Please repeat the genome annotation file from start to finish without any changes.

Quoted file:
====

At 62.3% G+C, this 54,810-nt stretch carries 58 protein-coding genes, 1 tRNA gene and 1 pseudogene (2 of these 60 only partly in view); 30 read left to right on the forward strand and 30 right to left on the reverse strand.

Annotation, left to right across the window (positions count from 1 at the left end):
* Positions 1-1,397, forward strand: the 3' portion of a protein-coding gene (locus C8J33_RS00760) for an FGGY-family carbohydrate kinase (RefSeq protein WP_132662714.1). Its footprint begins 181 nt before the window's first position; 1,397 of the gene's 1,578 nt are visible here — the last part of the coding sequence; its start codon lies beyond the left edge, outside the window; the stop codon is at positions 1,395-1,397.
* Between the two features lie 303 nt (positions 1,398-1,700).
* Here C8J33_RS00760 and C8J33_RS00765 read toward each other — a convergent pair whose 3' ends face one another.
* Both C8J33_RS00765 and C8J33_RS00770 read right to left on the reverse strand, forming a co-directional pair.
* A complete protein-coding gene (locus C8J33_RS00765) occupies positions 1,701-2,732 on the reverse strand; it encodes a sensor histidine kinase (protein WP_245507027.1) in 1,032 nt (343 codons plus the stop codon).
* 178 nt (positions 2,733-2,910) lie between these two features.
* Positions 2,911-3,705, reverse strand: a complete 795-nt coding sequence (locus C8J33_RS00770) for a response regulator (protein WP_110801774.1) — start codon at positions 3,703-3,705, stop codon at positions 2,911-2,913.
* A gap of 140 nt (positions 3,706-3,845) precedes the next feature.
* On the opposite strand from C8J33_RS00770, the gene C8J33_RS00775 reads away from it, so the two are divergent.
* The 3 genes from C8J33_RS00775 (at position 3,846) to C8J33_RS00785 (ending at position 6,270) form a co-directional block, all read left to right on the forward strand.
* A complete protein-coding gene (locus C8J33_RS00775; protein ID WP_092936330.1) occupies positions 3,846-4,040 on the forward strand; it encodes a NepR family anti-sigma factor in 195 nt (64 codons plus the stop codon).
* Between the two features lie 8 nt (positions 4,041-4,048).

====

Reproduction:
At 62.3% G+C, this 54,810-nt stretch carries 58 protein-coding genes, 1 tRNA gene and 1 pseudogene (2 of these 60 only partly in view); 30 read left to right on the forward strand and 30 right to left on the reverse strand.

Annotation, left to right across the window (positions count from 1 at the left end):
* Positions 1-1,397, forward strand: the 3' portion of a protein-coding gene (locus C8J33_RS00760) for an FGGY-family carbohydrate kinase (RefSeq protein WP_132662714.1). Its footprint begins 181 nt before the window's first position; 1,397 of the gene's 1,578 nt are visible here — the last part of the coding sequence; its start codon lies beyond the left edge, outside the window; the stop codon is at positions 1,395-1,397.
* Between the two features lie 303 nt (positions 1,398-1,700).
* Here C8J33_RS00760 and C8J33_RS00765 read toward each other — a convergent pair whose 3' ends face one another.
* Both C8J33_RS00765 and C8J33_RS00770 read right to left on the reverse strand, forming a co-directional pair.
* A complete protein-coding gene (locus C8J33_RS00765) occupies positions 1,701-2,732 on the reverse strand; it encodes a sensor histidine kinase (protein WP_245507027.1) in 1,032 nt (343 codons plus the stop codon).
* 178 nt (positions 2,733-2,910) lie between these two features.
* Positions 2,911-3,705, reverse strand: a complete 795-nt coding sequence (locus C8J33_RS00770) for a response regulator (protein WP_110801774.1) — start codon at positions 3,703-3,705, stop codon at positions 2,911-2,913.
* A gap of 140 nt (positions 3,706-3,845) precedes the next feature.
* On the opposite strand from C8J33_RS00770, the gene C8J33_RS00775 reads away from it, so the two are divergent.
* The 3 genes from C8J33_RS00775 (at position 3,846) to C8J33_RS00785 (ending at position 6,270) form a co-directional block, all read left to right on the forward strand.
* A complete protein-coding gene (locus C8J33_RS00775; protein ID WP_092936330.1) occupies positions 3,846-4,040 on the forward strand; it encodes a NepR family anti-sigma factor in 195 nt (64 codons plus the stop codon).
* Between the two features lie 8 nt (positions 4,041-4,048).